More advanced tactical training focuses on the difference attacking patterns in the various thirds of the field. The thirds are the attacking third, the middle third and the defending third. Within in these thirds exists different roles and responsibilities for different players. Training in thirds moves into very position specific patterns and movements of the players attacking in these thirds. Attacking in the attacking third is far different from attacking in the defensive third. When attacking in the defensive third success is defined by getting out of the back and finding the open space, while success in the attacking third is defined by putting the ball in the back of the net. So, before training a team in the six different types of play in thirds, it is essential to understand what the six are and how success is defined in each third. After this is understood a focused detailed practice plan is essential for a successful session. A successful session leads to understanding. When this happens the team will understand how to move in different thirds of the field. When this is combined with basic tactics and technical skill they will have the ability to be a truly dangerous team.

Attacking Tactics: For Beginners

Tactics is the movement of the players and the ball; it is the principles of play behind the game. Soccer is a game of continuous motion and unlike many other sports there are no timeouts or breaks to call plays every five seconds. Once on the field, the players must understand how to move and what to do. Teaching this movement is called the training of tactics.

Therefore the coach must train his players how and when to move when on and off the ball. He must teach his players to understand patterns of play and patterns of movement. Unlike football where a coach calls a play every ten seconds, or basketball where a signal indicates which play the team is going to run, soccer is a game of continuous flow, of patterns and organized movement. This movement is tactics.

The training of tactics has three basic phases that must be understood; attacking, defending and transition.

Attacking Tactics

  • Attacking:  The time of play when your team is in clear possession of the ball.
  • Defending:  The time when your team is not in possession of the ball
  • Transition: The time when neither team possesses and it is unclear of who is attacking or defending

Teams who are trained to be successful in these three tactical areas are the teams that will find success. So, train your teams to be successful in these areas and you will find success.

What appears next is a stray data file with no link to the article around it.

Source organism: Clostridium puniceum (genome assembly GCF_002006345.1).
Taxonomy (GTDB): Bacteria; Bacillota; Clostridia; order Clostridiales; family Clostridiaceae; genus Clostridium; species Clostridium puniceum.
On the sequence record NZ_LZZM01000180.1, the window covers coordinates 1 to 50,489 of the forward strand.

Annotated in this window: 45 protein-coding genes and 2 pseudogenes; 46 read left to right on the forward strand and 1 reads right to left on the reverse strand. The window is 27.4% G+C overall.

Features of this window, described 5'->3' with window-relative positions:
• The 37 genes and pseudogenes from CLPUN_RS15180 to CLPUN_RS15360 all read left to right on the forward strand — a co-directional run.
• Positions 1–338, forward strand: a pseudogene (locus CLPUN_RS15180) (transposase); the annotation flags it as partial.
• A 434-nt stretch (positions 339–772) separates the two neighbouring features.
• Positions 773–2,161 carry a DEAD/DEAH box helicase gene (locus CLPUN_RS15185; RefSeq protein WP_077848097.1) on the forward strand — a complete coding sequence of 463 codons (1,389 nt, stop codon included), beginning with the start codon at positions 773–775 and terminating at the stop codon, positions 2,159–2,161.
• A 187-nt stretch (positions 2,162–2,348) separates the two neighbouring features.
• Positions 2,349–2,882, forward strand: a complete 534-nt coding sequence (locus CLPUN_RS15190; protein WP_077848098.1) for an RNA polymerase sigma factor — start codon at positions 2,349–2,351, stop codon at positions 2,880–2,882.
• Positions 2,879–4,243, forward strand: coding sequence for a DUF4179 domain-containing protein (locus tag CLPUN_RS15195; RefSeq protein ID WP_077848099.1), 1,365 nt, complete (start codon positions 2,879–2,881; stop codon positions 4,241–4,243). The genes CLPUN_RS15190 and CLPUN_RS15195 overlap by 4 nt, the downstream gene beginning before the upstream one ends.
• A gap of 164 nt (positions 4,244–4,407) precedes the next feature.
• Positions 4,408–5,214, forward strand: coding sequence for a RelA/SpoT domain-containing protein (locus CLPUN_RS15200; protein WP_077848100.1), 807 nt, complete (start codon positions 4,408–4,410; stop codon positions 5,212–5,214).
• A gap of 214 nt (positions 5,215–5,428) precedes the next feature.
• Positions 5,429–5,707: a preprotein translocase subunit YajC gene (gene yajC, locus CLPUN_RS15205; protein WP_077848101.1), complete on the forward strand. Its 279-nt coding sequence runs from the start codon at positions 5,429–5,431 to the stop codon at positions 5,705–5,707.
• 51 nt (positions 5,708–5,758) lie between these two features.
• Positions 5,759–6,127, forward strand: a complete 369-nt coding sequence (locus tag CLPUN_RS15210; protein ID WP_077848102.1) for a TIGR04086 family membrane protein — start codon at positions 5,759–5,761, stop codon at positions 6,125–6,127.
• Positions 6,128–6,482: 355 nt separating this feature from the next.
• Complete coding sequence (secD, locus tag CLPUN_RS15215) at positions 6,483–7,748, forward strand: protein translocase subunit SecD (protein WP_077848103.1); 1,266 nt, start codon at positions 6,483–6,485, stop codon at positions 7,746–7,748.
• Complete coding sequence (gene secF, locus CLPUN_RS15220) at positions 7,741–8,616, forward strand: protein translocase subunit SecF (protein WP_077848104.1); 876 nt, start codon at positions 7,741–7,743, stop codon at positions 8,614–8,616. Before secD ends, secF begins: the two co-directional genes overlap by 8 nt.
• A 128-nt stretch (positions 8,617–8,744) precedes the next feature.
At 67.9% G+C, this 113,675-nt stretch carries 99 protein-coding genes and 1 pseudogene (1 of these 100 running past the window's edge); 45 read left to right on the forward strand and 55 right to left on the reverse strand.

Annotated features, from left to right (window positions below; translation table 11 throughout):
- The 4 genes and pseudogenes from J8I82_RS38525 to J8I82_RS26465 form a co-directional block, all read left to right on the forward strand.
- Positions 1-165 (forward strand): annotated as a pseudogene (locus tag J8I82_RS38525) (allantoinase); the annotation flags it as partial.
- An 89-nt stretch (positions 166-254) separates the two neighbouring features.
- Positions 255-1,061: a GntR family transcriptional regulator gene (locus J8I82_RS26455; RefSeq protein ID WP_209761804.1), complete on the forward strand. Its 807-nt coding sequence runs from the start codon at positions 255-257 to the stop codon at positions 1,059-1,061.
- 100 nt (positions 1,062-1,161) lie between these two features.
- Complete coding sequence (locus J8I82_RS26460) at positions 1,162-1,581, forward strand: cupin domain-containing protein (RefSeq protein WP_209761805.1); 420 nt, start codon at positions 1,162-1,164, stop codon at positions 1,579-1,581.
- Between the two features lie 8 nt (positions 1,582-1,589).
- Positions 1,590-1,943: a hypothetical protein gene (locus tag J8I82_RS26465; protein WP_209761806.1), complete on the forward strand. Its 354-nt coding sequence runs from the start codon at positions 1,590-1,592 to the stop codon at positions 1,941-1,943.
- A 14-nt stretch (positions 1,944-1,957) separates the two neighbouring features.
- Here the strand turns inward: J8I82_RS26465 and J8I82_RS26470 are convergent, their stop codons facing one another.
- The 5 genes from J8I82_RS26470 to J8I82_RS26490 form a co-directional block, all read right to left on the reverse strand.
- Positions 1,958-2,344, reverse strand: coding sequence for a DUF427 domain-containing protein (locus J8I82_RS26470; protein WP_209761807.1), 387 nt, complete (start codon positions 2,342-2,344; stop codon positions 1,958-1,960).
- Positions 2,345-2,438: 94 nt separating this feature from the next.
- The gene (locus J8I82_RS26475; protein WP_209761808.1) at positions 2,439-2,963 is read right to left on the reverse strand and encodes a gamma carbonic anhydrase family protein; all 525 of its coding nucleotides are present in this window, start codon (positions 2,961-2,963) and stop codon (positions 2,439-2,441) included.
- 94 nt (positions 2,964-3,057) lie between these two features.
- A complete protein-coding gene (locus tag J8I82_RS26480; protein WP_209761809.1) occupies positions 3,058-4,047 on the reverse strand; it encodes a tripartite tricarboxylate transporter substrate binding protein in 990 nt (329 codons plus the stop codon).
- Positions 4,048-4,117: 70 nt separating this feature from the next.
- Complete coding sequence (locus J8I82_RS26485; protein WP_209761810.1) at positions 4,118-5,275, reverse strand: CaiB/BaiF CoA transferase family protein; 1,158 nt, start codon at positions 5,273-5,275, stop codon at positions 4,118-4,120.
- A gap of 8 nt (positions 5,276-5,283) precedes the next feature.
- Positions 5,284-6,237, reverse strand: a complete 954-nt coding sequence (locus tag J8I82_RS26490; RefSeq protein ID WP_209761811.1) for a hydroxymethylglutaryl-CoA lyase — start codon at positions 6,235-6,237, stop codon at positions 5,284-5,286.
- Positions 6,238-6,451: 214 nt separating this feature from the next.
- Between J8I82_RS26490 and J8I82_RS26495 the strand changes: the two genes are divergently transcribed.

As a final note on tactics it must be understood that without technique there can be no tactics so skillfully training technique is an important requirement to successful tactics. First train players to be skilled technically then move on to the tactical sessions. This is not to say that tactics must wait until technique is perfect, however technique must be good enough such that tactical session does not break down.

Match Report: Fulham vs Liverpool

Fulham 2 – 3 Liverpool

It seems that at every single twist and turn, this Premier League season flatly refuses to stick to the script. Liverpool visited Craven Cottage on a storm-wracked February evening just days after ripping a gaping hole in the side of then-league leaders Arsenal’s title challenge with a 5-1 drubbing at Anfield. Meanwhile, Fulham sat rock bottom of the table, in spite of a thrilling 2-2 draw with Manchester United over the weekend. Surely Liverpool would have it all their own way?

As a matter of fact, they were lucky to escape with three points in the end. The encounter started miserably for the Reds, as in a moment of pure comedy the veteran Ivorian defender Kolo Toure scuffed the ball frantically into the back of his own net.

For much of the first half, Fulham’s 1-0 lead looked relatively watertight, as indeed it was until Liverpool and England skipper Steven Gerrard demonstrated his true class, sending a beautifully weighted pass into the path of Daniel Sturridge with the outside of his boot from the half-way line, putting the striker into a one-on-one position from which he seldom misses. Remarkably, this was Sturridge’s eighth consecutive appearance on the score-sheet in a Liverpool shirt. If the two players can link up in this way for England at the World Cup, we may be in with a better chance than we think…

Fulham vs Liverpool

Going into the second half at 1-1 it was all Liverpool, in spite of a sustained effort from Fulham, led by the outstanding Lewis Holtby (pictured above) in midfield. Suarez hit the woodwork with one particularly sweet effort, whilst his side persistently menaced the Fulham goal. But then the Reds were caught napping… After a weak Skrtel clearance led to a Fulham throw-in in the danger zone, the Reds’ defence wascaught napping, with Skrtel weakly diverting the ball into the path of Fulham striker Richardson in the 6-yard box. 2-1 to the home side. Had you packed Liverpool at this point with Coral football you would have had a nice surprise come the final whistle!

The joy for Fulham fans was to be short-lived however, with Liverpool’s playmaker Coutinho scoring a deflected goal soon after Richardson’s opportunistic strike. Fulham dug in admirably right into injury time, but a needlessly wild challenge on Daniel Sturridge in the penalty area set up a spot kick for Liverpool skipper Stevie Gerrard, who finished emphatically. The result: a ruthless 3-2 win for Liverpool which seals their credentials as dark horses for the title. Meanwhile, it’s more misery at Craven Cottage, although there was a degree of hope to take from this admirable performance.